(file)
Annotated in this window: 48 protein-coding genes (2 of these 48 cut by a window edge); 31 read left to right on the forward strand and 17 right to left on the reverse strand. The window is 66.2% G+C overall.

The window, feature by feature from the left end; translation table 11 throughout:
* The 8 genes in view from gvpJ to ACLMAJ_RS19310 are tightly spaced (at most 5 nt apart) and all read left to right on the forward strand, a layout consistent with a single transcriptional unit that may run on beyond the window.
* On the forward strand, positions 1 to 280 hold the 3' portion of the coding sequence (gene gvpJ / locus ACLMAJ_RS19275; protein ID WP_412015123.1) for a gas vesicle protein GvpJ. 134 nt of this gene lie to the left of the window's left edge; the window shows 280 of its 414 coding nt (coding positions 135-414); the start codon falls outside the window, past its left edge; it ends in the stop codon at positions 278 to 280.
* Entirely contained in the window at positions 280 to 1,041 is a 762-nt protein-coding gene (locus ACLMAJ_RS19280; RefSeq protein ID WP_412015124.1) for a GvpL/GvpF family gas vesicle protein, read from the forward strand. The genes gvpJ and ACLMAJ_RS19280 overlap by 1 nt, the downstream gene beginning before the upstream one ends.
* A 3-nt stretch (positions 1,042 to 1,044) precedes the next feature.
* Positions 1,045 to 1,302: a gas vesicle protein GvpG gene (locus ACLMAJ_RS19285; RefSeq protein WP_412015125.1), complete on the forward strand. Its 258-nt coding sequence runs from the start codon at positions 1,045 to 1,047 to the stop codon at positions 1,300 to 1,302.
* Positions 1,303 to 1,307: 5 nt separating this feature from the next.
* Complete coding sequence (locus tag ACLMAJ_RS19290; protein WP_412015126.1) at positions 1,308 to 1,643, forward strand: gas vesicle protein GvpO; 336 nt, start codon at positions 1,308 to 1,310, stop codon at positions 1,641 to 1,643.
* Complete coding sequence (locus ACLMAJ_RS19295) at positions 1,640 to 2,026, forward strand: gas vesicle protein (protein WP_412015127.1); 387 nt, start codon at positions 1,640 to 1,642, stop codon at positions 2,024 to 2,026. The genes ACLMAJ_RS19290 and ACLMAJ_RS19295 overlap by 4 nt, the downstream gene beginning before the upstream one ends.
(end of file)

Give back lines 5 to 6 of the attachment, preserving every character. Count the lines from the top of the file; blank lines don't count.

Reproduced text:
* Entirely contained in the window at positions 280 to 1,041 is a 762-nt protein-coding gene (locus ACLMAJ_RS19280; RefSeq protein ID WP_412015124.1) for a GvpL/GvpF family gas vesicle protein, read from the forward strand. The genes gvpJ and ACLMAJ_RS19280 overlap by 1 nt, the downstream gene beginning before the upstream one ends.
* A 3-nt stretch (positions 1,042 to 1,044) precedes the next feature.